Human Immunodeficiency Virus (HIV)

Epidemiology

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Clinical

Pulmonary Manifestations

HIV-Associated Pulmonary Hypertension (see Pulmonary Hypertension, [[Pulmonary Hypertension]])

  • Pulmonary HTN occurs in 0.06-2% of HIV patients and is associated with increased HIV mortality [JAMA 2008;299:324-331]
  • Prevalence of HIV-assocuated pulmonary HTN is not associated with CD4 count
  • Pulmonary arterial hypertension is a rare but well-established complication of HIV infection (32,33)
  • Epidemiologic data in the early 1990s, a time when therapy with highly active antiretroviral therapy was not yet available, indicated a prevalence of 0.5% (95% confidence interval: 0.10% to 0.50%) (34)
  • The prevalence of HIV-associated PAH was evaluated more recently and showed a stable prevalence of 0.46% (95% confidence interval: 0.32% to 0.64%) (35)
  • Human immunodeficiency virus-associated PAH has clinical, hemodynamic, and histologic characteristics similar to those seen in IPAH
    • The mechanism for the development of PH remains unclear. Because neither the virus nor viral DNA has been found in pulmonary endothelial cells, an indirect action of virus through secondary messengers such as cytokines, growth factors, endothelin, or viral proteins is strongly suspected.
  • Uncontrolled studies suggest that patients with severe HIV-associated PAH could benefit from bosentan or long- term infusion of epoprostenol (36,37). Interestingly, in a substantial number of cases, normalization of pulmonary vascular hemodynamics can be obtained with therapy indi- cated for PAH; this is very rarely seen in IPAH (38).

HIV-Associated Pulmonary Veno-Occlusive Disease (see Pulmonary Veno-Occlusive Disease, [[Pulmonary Veno-Occlusive Disease]])

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HIV-Associated Pulmonary Alveolar Proteinosis (see Pulmonary Alveolar Proteinosis, [[Pulmonary Alveolar Proteinosis]])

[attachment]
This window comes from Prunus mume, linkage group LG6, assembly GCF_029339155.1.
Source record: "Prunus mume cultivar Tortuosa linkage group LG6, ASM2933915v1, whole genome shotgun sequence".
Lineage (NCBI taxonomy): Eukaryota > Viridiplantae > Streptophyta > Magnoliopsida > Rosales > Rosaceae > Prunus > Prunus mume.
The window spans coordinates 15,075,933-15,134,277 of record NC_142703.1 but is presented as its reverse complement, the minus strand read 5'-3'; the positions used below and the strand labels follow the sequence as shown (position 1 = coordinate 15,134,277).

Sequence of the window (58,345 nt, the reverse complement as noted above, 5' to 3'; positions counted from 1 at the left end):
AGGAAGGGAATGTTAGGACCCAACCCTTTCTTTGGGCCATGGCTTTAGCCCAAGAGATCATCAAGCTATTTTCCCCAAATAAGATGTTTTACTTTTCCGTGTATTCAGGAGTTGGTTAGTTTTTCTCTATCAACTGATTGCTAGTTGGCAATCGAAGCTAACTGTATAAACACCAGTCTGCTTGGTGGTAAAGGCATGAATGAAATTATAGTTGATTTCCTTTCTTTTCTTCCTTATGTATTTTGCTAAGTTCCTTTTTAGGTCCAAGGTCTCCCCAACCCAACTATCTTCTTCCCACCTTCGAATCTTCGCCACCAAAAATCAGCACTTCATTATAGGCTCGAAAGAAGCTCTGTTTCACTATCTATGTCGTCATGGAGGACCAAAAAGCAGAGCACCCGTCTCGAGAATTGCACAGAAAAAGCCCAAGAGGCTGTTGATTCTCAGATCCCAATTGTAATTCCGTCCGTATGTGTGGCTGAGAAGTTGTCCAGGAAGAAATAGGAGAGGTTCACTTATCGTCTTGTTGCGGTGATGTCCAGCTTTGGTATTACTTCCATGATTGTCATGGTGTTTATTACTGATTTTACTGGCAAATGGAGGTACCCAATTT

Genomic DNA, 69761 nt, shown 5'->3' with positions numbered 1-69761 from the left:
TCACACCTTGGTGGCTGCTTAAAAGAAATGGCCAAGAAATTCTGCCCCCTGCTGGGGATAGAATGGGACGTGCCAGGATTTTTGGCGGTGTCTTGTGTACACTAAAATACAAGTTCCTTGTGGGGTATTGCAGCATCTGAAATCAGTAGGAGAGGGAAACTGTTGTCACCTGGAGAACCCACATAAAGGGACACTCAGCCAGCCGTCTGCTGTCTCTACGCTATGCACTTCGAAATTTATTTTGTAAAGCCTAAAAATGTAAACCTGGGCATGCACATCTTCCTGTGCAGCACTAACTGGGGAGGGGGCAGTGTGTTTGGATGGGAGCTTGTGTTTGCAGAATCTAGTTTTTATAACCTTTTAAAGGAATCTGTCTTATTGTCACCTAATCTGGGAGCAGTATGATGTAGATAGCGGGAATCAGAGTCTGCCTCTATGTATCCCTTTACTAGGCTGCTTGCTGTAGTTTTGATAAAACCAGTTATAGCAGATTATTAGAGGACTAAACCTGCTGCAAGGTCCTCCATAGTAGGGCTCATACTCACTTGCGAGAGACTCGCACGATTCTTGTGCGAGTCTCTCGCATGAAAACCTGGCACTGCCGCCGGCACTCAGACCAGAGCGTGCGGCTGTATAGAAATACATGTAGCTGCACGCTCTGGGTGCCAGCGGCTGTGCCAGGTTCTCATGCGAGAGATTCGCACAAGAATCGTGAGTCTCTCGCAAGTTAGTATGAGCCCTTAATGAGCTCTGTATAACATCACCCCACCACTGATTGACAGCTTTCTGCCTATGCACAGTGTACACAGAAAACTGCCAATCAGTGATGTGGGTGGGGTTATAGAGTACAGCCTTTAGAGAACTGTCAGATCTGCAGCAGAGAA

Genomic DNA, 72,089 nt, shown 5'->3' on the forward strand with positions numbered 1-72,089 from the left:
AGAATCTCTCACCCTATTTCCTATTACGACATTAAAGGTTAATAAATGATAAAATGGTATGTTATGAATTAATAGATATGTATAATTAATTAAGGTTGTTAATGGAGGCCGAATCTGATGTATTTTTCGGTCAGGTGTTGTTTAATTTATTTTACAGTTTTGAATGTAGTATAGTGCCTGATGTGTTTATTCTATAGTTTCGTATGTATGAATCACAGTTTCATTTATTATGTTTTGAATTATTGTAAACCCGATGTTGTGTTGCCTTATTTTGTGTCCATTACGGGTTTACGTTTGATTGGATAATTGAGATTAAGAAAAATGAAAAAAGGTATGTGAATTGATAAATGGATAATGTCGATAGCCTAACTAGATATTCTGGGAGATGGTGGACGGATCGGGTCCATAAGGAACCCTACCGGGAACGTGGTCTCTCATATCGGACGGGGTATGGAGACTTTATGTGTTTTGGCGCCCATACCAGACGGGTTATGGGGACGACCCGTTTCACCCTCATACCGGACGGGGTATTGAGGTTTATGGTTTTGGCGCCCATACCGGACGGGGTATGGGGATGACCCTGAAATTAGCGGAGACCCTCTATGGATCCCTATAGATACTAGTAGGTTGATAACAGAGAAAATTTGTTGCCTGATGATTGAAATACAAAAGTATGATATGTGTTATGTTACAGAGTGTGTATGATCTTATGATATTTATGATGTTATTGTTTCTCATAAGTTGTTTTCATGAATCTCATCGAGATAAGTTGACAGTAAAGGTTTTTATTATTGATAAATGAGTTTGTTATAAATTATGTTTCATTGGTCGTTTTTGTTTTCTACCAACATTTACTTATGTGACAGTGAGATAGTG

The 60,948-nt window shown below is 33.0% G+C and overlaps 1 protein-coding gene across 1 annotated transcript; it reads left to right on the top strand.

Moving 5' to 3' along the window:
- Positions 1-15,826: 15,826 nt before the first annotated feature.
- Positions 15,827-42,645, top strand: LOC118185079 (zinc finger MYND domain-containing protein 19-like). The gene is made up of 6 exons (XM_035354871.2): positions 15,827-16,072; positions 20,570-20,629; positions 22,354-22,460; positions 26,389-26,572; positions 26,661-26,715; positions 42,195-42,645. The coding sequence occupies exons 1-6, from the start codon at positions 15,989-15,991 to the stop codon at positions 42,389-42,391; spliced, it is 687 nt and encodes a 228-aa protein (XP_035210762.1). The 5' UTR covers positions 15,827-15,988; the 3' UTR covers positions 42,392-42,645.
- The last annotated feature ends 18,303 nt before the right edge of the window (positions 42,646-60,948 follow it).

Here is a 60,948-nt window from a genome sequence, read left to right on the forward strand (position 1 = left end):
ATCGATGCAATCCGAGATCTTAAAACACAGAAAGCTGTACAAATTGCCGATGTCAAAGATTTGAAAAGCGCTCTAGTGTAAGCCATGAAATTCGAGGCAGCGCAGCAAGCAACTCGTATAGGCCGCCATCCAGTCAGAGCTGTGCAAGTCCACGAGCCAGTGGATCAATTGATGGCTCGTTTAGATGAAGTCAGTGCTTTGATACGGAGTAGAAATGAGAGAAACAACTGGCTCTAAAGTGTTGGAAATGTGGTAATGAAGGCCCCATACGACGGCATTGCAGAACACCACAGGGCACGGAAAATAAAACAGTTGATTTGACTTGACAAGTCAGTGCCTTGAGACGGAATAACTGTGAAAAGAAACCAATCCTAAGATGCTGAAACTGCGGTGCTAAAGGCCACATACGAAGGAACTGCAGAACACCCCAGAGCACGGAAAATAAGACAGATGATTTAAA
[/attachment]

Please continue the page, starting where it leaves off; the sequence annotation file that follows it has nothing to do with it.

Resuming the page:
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HIV-Associated Cryptogenic Organizing Pneumonia (see Cryptogenic Organizing Pneumonia, [[Cryptogenic Organizing Pneumonia]])

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HIV-Associated Pleural Effusion (see Pleural Effusion-Exudate, [[Pleural Effusion-Exudate]])

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HIV-Associated Lymphocytic Interstitial Pneumonia (see Lymphocytic Interstitial Pneumonia, [[Lymphocytic Interstitial Pneumonia]])

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HIV-Associated Pulmonary Infiltrates with Eosinophilia (seePulmonary Infiltrates with Eosinophilia, [[Pulmonary Infiltrates with Eosinophilia]])

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Dermatologic Manifestations

Other Manifestations

Acute HIV Seroconversion

  • Fever (see Fever)
  • Lymphadenopathy

References

  • 32 Kim KK, Factor SM. Membranoproliferative glomerulonephritis and plexogenic pulmonary arteriopathy in a homosexual man with ac- quired immunodeficiency syndrome. Hum Pathol 1987;18:1293– 6.
  • 33 Mehta NJ, Khan IA, Mehta RN, Sepkowitz DA. HIV-related pulmonary hypertension: analytic review of 131 cases. Chest 2000; 118:1133– 41.
  • 34 Opravil M, Pechère M, Speich R, et al. HIV-associated primary pulmonary hypertension: a case control study. Swiss HIV Cohort Study. Am J Respir Crit Care Med 1997;155:990–5.
  • 35 Sitbon O, Lascoux-Combe C, Delfraissy JF, et al. Prevalence of HIV-related pulmonary arterial hypertension in the current antiret- roviral therapy era. Am J Respir Crit Care Med 2008;177:108–13.
  • 36 Nunes H, Humbert M, Sitbon O, et al. Prognostic factors for survival in human immunodeficiency virus-associated pulmonary arterial hy- pertension. Am J Respir Crit Care Med 2003;167:1433–9.
  • 37 Sitbon O, Gressin V, Speich R, et al. Bosentan for the treatment of human immunodeficiency virus-associated pulmonary arterial hyper- tension. Am J Respir Crit Care Med 2004;170:1212–7.
  • 38 Degano B, Yaïci A, Le Pavec J, et al. Long-term effects of bosentan in patients with HIV-associated pulmonary arterial hypertension. Eur Respir J 2008;33:92– 8.
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